posted by oneswellfoop at 12:50 AM on August 27, 2011


@miyabo I assume you're arguing a theory that most black people are ninjas and thus invisible. Despite the absurdist youtube propaganda, the Dept. of Homeland Security is well aware of the threat and is trying to find a way to keep them down.
posted by nickgb at 1:06 AM on August 27, 2011


@civil_disobedient I believe this is what you call an order-of-operations problem, United.


United Airlines is based in Chicago, so obviously they use reverse polish notation. you can understand the occasional flub.
posted by nickgb at 1:08 AM on August 27, 2011


"Just stop flying" is not the answer.

But "Just stop flying to the USA" has worked really well for me for nearly ten years now.
posted by PeterMcDermott at 2:52 AM on August 27, 2011 [5 favorites]


I actually got pulled off the city bus for this same thing. But when I showed the cop that my book about trolleys, they let me back on. Of course, someone took my seat and I had to stand the whole way. Couldn't read my book. Plus my transfer expired.

Now I walk three hours to work instead of bussing it for 30 min. Voting with my pocketbook! And I'll continue refusing to give them two dollars until they go bankrupt! Nyah!
posted by BurnChao at 3:02 AM on August 27, 2011


Civi_Disobedient: I'm a little shocked that they would turn the plane around, then bring out the cops, then question him.

I believe this is what you call an order-of-operations problem, United.


In fairness to United, standard operating procedure for dealing with suspected terrorists on crowded planes is probably not to start by letting them know you're on to them, you filthy terrorist. That gives you time to get your bomb off while the plane's taxiing....

(Naturally, it was idiotic to suspect this man of being a terrorist, but given this idiocy, it would seem they followed sensible procedure...)
posted by Dysk at 4:04 AM on August 27, 2011


(Oh god, the referent of 'you' changes so many times in those two sentences, clearly not had enough coffee yet: one doesn't start by letting the terrorist know that one is onto them, as this gives the terrorist time to get the potential bomb off while the plane is still taxiing.)
posted by Dysk at 4:08 AM on August 27, 2011


I am reminded of some aspects of the conversation from the Google+ identity theatre thread - its abuse of power.
posted by infini at 4:57 AM on August 27, 2011


I have a last name that, by a major stretch of the imagination, might possibly be construed as Arabic. I am always "randomly selected" for invasive searches and schedule connecting flights with three-hour windows accordingly. (I am a polite, non-malodorous, Celtic-looking female.) Every trip to the US has seen a scaling up of security theater such that I have postponed my next flight there for the past two years. I can't postpone much longer, and I am dreading it. The TSA surely has many new joys in store for me.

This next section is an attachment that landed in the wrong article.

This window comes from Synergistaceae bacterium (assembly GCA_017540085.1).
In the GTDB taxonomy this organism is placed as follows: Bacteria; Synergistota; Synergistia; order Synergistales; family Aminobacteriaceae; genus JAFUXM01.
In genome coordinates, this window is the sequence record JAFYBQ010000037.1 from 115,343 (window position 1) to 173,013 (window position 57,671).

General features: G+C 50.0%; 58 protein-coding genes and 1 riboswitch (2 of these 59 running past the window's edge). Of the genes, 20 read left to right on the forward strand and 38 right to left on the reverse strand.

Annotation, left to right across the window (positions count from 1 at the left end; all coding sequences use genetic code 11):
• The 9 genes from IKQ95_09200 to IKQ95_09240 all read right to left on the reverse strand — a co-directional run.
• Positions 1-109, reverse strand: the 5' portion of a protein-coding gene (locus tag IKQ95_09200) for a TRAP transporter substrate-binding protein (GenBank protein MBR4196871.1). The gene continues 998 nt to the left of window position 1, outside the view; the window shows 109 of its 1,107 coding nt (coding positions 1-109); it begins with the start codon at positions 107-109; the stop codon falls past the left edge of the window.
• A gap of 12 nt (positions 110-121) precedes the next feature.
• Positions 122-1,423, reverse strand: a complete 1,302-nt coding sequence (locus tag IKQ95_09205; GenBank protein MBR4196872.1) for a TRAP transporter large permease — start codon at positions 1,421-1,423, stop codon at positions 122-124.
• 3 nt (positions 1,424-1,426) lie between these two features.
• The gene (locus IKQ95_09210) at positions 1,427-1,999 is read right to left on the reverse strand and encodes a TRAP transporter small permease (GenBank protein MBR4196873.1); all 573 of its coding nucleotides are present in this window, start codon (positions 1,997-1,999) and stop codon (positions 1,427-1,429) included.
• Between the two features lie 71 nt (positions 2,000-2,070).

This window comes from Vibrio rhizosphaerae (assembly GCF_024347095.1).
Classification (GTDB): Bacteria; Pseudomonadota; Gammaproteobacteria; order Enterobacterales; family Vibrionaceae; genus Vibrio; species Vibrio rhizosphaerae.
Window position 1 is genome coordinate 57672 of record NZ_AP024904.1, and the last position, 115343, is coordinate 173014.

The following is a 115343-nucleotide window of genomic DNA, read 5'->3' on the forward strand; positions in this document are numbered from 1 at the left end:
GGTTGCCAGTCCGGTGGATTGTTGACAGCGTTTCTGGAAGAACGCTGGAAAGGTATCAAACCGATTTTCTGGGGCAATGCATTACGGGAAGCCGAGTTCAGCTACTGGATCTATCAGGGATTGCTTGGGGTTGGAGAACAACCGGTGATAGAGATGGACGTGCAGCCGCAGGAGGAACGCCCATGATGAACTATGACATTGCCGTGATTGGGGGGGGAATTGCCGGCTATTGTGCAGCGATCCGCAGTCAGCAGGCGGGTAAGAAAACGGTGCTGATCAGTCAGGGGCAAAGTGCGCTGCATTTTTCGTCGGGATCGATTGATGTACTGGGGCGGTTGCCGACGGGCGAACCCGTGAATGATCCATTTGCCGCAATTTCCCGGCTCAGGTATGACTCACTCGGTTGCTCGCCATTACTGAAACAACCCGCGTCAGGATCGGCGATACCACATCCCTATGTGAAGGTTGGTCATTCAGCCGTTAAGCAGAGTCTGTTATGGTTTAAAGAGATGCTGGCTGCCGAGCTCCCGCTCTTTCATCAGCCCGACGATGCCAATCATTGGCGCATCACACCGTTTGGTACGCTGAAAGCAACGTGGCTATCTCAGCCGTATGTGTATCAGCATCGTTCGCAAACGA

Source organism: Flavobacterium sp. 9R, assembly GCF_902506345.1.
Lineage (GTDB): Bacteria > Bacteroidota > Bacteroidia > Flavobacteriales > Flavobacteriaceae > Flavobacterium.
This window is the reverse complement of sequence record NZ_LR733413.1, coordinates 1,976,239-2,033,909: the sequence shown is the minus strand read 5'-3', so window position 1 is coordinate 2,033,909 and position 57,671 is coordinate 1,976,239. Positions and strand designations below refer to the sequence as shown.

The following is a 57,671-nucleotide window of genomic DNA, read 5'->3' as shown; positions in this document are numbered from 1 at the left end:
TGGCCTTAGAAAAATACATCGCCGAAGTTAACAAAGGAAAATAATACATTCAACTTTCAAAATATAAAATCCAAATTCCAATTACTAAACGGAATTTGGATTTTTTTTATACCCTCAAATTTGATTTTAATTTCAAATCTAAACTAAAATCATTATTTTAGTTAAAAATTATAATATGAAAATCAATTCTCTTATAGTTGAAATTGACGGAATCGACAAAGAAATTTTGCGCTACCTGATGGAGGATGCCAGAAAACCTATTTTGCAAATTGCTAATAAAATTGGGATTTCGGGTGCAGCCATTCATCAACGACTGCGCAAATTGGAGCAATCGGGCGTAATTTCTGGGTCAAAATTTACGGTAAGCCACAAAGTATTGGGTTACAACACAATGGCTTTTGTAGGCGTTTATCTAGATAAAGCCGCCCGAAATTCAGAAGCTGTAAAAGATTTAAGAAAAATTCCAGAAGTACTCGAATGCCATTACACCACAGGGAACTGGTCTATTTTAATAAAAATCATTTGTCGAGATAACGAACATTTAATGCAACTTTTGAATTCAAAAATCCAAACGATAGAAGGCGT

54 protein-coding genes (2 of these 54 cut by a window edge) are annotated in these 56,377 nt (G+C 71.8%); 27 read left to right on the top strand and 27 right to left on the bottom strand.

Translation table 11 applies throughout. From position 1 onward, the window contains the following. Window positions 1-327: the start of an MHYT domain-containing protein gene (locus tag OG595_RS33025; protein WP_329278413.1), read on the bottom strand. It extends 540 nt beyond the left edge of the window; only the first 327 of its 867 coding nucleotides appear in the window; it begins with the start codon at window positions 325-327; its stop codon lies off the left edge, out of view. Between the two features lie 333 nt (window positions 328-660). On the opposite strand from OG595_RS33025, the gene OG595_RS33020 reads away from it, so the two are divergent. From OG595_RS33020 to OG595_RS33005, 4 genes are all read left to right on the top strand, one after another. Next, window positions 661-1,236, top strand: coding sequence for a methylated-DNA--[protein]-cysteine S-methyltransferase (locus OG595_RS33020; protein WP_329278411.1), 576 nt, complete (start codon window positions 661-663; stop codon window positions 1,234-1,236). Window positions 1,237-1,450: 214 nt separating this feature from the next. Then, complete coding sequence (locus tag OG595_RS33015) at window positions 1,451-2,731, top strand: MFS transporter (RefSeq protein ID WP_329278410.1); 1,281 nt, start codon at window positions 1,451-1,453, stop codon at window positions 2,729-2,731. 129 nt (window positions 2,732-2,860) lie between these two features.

I fly extensively within the European Union, and am actually permitted to keep my lethal miniature nail clippers and weapons grade keys in my carry-on luggage. There have been times that I wasn't required to remove my belt for x-raying by security. Why, I was once even allowed to hang on to the remains of a bottle of water I purchased at the gate. The horror!
posted by likeso at 5:26 AM on August 27, 2011 [1 favorite]


the Boston Globe has editorialized that the actions taken against him were justified

Thanks for that. Great to know the Boston Globe has folks on its house editorial committee who have their heads up their asses on airline security.
posted by mediareport at 6:00 AM on August 27, 2011


I hate us.
posted by tommasz at 6:17 AM on August 27, 2011 [1 favorite]


This is a simple problem with no simple solution. When there's a slight chance of a catastrophic event, employees are unlikely to have depth of skill or experience, and they will vary between obliviousness and overreaction in response to suspicions; institutions and authorities will distrust their personnel, often for very good reason, and will try to establish protocols that deprive them of decisionmaking discretion. So the airline has a protocol that says something about suspicious behavior (possessive behavior of carry-on items, airplane-related reading materials) and prescribes nondiscretionary actions, and the pilot or attendant or control manage a game of telephone in which someone gets the impression that there was a guy studying airplane specs and refusing to hand over his bag and they think "OMG, do I want to be the person who let the guy clutching the weapon/bomb and diagram fly, or do I want to let the cops talk to him?"

So this kind of thing happens, and it's shitty for all involved when there was nothing to get worried about, and all MeFites know that there's no way in hell we would have done the same thing if we had been on the scene and working for United. But United may be very wary of trusting any of us to have made that call, because we were hired to steer planes and show people where to sit, and we may want a backup decisionmaker because we know we never would have been able to identify the hijackers in the cases we've read about before, and know that security on the ground is apparently strict but in practice full of holes, and we know that there's a whole plane full of people to save or to inconvenience and that everyone is subject to some degree of inconvenience and humiliation and we just don't want everyone to go boom.